'Suspicious toilet' provokes Maryland bomb scare

Courthouse crapper armed with 'electronic device'


A "suspicious toilet" left outside a government building yesterday provoked a full-scale bomb alert in Towson, Maryland.

A security guard spotted the white crapper dumped outside the Old Courthouse at around 8am, and called in the cops. According to the Towson Times, the porcelain loo was packed with "some type of electronic device, along with a cellphone and some notes" and decorated with "a scrap of newspaper, as well as a piece of cardboard with a message written on it".

Baltimore County Police Department spokesman Lieutenant Robert McCullough explained: “The suspect in this case clearly left the items in such a fashion that a reasonable person would suspect it’s a dangerous device.”

Cue bomb squad intervention, with a sniffer dog and remote-controlled robot first checking out the suspect dunny before a human operative moved in to confirm the bog wasn't going to go bang.

McCullough said: “Our hazardous device team, working with police investigators, investigated the situation and found that there was no danger.”

Police later confirmed that they have a suspect, and the Towson Times reckons it flushed him out. The paper says one of the notes attached to the toilet read: "We, the undersigned, are supporters of Duane Gerald Davis (Shorty)."

It elaborates: "The note identified Davis as a 'well respected' area resident, calling on the city of Zion, Illinois, to 'conduct a complete and impartial investigation' into Davis' son's death in 2006."

A quick scoot down to Facebook pinpointed one Duane G Davis – a "Baltimore resident originally from Zion and the owner of Shorty's Underground Pit Beef Shack in Upperco".

Confronted at his Underground Pit Beef, Davis said: "I don't know nothing about it."

However, he did admit he'd "auctioned off toilets to raise money for the homeless for years", with the American Visionary Art Museum being among the owners of his work.

Davis cryptically explained: "They're parting gifts. A toilet ain't racist, it don't care who sits on it, it don't care who uses it."

He then abruptly terminated the interview to head off to court, apparently to renounce his US citizenship prior to upping sticks to "whatever country will take me".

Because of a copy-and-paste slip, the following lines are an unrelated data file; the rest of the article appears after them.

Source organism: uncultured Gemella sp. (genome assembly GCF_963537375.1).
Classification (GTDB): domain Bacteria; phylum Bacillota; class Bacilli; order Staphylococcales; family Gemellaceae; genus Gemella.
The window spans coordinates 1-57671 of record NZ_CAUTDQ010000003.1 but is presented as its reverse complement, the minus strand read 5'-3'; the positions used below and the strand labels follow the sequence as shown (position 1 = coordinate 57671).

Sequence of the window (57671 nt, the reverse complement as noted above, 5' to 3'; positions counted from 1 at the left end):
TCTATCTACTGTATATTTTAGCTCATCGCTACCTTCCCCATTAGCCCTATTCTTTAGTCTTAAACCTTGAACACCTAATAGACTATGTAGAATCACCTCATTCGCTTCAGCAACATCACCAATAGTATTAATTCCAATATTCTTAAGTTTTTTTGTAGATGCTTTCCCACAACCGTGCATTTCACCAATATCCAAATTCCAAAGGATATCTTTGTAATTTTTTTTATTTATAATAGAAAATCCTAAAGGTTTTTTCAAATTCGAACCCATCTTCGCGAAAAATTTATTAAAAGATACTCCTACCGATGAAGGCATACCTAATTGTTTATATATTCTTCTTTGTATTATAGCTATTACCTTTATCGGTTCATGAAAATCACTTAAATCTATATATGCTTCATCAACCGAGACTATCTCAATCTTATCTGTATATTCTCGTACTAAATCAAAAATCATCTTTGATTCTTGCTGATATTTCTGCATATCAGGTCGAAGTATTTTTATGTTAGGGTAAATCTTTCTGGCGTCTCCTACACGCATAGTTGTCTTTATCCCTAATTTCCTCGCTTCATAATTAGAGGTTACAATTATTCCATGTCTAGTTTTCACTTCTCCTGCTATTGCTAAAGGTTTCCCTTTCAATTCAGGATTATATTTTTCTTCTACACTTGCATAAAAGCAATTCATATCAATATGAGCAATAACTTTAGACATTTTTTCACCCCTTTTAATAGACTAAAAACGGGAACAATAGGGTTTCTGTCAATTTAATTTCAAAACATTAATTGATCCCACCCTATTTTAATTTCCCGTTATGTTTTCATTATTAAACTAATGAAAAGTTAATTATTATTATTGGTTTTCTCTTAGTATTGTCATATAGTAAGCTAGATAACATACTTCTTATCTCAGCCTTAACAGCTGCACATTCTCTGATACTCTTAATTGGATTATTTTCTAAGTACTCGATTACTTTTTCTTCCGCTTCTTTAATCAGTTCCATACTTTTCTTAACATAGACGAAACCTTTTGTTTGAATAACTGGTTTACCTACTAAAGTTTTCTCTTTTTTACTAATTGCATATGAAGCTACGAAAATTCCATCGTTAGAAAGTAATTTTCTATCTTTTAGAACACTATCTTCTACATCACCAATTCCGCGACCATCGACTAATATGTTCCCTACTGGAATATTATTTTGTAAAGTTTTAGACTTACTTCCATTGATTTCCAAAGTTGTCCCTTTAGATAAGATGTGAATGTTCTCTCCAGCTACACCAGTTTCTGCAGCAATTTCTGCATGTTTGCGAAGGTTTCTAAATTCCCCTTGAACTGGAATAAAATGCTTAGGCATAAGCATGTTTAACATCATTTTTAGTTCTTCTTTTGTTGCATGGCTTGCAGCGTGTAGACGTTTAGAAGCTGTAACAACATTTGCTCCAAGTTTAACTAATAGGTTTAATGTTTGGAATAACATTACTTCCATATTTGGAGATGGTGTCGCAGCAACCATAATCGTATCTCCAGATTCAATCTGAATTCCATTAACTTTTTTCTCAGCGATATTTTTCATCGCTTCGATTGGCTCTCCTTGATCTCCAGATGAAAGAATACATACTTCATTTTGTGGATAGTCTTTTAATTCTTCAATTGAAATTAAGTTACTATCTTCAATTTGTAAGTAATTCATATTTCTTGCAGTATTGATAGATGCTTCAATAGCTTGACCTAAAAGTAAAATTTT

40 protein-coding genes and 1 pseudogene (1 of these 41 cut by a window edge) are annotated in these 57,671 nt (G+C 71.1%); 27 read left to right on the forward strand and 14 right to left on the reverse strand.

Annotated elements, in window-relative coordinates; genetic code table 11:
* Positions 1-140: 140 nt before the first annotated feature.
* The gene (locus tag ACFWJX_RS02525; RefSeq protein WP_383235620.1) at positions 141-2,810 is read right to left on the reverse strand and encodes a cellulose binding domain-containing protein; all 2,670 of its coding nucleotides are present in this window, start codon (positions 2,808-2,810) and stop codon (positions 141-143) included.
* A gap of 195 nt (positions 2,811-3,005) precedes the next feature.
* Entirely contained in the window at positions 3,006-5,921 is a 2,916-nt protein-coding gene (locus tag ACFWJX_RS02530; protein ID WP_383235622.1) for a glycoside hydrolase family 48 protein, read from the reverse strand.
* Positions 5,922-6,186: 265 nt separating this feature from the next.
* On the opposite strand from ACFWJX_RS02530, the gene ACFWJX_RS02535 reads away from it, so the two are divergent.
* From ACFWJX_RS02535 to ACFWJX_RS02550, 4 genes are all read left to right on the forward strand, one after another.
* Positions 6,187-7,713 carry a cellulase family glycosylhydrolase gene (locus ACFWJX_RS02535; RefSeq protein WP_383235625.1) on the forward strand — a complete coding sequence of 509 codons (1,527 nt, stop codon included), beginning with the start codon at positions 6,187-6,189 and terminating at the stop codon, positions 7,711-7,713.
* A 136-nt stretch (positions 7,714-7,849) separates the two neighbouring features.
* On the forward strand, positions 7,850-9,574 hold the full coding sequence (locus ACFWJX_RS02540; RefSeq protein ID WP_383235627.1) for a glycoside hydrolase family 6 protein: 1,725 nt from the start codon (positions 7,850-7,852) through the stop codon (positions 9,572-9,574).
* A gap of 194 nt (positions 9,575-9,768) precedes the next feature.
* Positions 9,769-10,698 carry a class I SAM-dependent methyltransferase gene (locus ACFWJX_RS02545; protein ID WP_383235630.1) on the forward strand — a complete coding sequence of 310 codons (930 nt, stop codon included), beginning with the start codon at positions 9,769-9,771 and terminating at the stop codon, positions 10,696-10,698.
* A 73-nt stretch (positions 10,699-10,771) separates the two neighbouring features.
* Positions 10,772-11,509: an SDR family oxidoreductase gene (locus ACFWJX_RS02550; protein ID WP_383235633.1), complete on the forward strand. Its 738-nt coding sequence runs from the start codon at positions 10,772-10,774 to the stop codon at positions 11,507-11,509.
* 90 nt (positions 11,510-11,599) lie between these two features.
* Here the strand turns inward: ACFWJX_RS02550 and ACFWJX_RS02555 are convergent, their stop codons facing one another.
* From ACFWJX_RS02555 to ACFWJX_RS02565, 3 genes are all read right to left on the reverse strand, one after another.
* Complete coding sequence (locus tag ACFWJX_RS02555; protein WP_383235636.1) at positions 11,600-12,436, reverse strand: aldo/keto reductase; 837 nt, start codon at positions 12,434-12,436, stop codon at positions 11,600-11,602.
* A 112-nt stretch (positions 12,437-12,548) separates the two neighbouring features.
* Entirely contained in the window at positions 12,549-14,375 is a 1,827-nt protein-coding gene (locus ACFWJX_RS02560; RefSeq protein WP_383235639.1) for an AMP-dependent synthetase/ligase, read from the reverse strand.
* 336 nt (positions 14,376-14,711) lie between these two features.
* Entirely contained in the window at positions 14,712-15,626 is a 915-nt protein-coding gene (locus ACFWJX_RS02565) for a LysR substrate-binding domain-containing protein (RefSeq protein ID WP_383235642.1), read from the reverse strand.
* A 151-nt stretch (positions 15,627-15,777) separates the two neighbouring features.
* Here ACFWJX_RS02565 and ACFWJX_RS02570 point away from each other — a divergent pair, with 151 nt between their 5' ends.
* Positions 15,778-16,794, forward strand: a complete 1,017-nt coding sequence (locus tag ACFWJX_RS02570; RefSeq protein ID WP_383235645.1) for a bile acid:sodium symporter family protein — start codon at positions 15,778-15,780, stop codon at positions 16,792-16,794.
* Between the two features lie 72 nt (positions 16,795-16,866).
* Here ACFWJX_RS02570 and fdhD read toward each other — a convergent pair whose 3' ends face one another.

McCullough said whoever left the toilet "could be charged with crimes related to placing a lookalike explosive device in a public space".

The Towson Times has a photo of a relieved bomb squad chap walking away from the disarmed lavatory right here. ®


Other stories you might like

  • Red Hat Kubernetes security report finds people are the problem
    Puny human brains baffled by K8s complexity, leading to blunder fears

    Kubernetes, despite being widely regarded as an important technology by IT leaders, continues to pose problems for those deploying it. And the problem, apparently, is us.

    The open source container orchestration software, being used or evaluated by 96 per cent of organizations surveyed [PDF] last year by the Cloud Native Computing Foundation, has a reputation for complexity.

    Witness the sarcasm: "Kubernetes is so easy to use that a company devoted solely to troubleshooting issues with it has raised $67 million," quipped Corey Quinn, chief cloud economist at IT consultancy The Duckbill Group, in a Twitter post on Monday referencing investment in a startup called Komodor. And the consequences of the software's complication can be seen in the difficulties reported by those using it.

    Continue reading
  • Infosys skips government meeting - and collecting government taxes
    Tax portal wobbles, again

    Services giant Infosys has had a difficult week, with one of its flagship projects wobbling and India's government continuing to pressure it over labor practices.

    The wobbly projext is India's portal for filing Goods and Services Tax returns. According to India’s Central Board of Indirect Taxes and Customs (CBIC), the IT services giant reported a “technical glitch” that meant auto-populated forms weren't ready for taxpayers. The company was directed to fix it and CBIC was faced with extending due dates for tax payments.

    Continue reading
  • Google keeps legacy G Suite alive and free for personal use
    Phew!

    Google has quietly dropped its demand that users of its free G Suite legacy edition cough up to continue enjoying custom email domains and cloudy productivity tools.

    This story starts in 2006 with the launch of “Google Apps for Your Domain”, a bundle of services that included email, a calendar, Google Talk, and a website building tool. Beta users were offered the service at no cost, complete with the ability to use a custom domain if users let Google handle their MX record.

    The service evolved over the years and added more services, and in 2020 Google rebranded its online productivity offering as “Workspace”. Beta users got most of the updated offerings at no cost.

    Continue reading

Biting the hand that feeds IT © 1998–2022